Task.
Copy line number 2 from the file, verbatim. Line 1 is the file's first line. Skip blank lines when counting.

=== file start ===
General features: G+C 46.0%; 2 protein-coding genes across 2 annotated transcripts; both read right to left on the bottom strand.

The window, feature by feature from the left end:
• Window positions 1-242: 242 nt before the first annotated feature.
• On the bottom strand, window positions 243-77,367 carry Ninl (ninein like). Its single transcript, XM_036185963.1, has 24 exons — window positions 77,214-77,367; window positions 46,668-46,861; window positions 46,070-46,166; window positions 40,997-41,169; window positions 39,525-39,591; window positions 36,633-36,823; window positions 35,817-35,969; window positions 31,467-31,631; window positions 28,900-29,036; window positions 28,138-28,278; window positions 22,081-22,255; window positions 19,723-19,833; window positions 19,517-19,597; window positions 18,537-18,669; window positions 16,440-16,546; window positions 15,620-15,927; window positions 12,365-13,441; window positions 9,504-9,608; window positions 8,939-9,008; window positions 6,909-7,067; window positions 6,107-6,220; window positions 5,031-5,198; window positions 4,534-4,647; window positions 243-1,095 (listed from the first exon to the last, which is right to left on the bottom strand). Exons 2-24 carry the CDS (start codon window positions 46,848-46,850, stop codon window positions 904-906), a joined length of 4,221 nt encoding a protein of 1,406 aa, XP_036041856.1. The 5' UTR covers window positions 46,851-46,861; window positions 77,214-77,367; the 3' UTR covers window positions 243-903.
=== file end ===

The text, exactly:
The window, feature by feature from the left end: